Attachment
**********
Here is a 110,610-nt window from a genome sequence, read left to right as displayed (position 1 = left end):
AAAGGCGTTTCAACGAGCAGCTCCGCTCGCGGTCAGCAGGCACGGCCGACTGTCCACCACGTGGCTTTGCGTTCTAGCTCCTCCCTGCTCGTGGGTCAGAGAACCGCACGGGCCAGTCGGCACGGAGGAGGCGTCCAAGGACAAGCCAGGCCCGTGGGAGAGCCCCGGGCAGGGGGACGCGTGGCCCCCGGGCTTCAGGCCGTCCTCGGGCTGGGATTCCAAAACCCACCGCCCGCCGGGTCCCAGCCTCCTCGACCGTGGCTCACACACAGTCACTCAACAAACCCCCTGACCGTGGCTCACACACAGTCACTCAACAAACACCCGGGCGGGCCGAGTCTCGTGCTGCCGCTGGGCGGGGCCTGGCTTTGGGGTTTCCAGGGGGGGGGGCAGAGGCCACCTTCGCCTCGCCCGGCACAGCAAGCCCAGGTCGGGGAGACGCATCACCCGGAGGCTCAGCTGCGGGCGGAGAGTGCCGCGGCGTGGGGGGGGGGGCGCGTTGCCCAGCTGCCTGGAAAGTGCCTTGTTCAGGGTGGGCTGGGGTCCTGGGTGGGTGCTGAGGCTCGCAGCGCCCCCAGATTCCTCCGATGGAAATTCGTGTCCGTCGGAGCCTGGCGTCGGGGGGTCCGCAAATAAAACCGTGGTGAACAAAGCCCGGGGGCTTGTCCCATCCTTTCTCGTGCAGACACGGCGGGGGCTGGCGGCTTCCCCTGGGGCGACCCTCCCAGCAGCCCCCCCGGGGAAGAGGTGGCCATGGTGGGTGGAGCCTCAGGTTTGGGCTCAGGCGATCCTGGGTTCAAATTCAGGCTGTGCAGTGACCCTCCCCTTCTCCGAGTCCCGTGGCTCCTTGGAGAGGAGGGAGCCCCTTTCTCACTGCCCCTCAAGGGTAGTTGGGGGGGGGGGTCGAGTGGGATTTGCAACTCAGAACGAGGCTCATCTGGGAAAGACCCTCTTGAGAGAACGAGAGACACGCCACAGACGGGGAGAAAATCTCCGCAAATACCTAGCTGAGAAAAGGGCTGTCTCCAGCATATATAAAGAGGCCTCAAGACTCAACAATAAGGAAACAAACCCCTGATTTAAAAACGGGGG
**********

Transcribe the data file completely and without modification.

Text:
Here is a 110,610-nt window from a genome sequence, read left to right as displayed (position 1 = left end):
AAAGGCGTTTCAACGAGCAGCTCCGCTCGCGGTCAGCAGGCACGGCCGACTGTCCACCACGTGGCTTTGCGTTCTAGCTCCTCCCTGCTCGTGGGTCAGAGAACCGCACGGGCCAGTCGGCACGGAGGAGGCGTCCAAGGACAAGCCAGGCCCGTGGGAGAGCCCCGGGCAGGGGGACGCGTGGCCCCCGGGCTTCAGGCCGTCCTCGGGCTGGGATTCCAAAACCCACCGCCCGCCGGGTCCCAGCCTCCTCGACCGTGGCTCACACACAGTCACTCAACAAACCCCCTGACCGTGGCTCACACACAGTCACTCAACAAACACCCGGGCGGGCCGAGTCTCGTGCTGCCGCTGGGCGGGGCCTGGCTTTGGGGTTTCCAGGGGGGGGGGCAGAGGCCACCTTCGCCTCGCCCGGCACAGCAAGCCCAGGTCGGGGAGACGCATCACCCGGAGGCTCAGCTGCGGGCGGAGAGTGCCGCGGCGTGGGGGGGGGGGCGCGTTGCCCAGCTGCCTGGAAAGTGCCTTGTTCAGGGTGGGCTGGGGTCCTGGGTGGGTGCTGAGGCTCGCAGCGCCCCCAGATTCCTCCGATGGAAATTCGTGTCCGTCGGAGCCTGGCGTCGGGGGGTCCGCAAATAAAACCGTGGTGAACAAAGCCCGGGGGCTTGTCCCATCCTTTCTCGTGCAGACACGGCGGGGGCTGGCGGCTTCCCCTGGGGCGACCCTCCCAGCAGCCCCCCCGGGGAAGAGGTGGCCATGGTGGGTGGAGCCTCAGGTTTGGGCTCAGGCGATCCTGGGTTCAAATTCAGGCTGTGCAGTGACCCTCCCCTTCTCCGAGTCCCGTGGCTCCTTGGAGAGGAGGGAGCCCCTTTCTCACTGCCCCTCAAGGGTAGTTGGGGGGGGGGGTCGAGTGGGATTTGCAACTCAGAACGAGGCTCATCTGGGAAAGACCCTCTTGAGAGAACGAGAGACACGCCACAGACGGGGAGAAAATCTCCGCAAATACCTAGCTGAGAAAAGGGCTGTCTCCAGCATATATAAAGAGGCCTCAAGACTCAACAATAAGGAAACAAACCCCTGATTTAAAAACGGGGG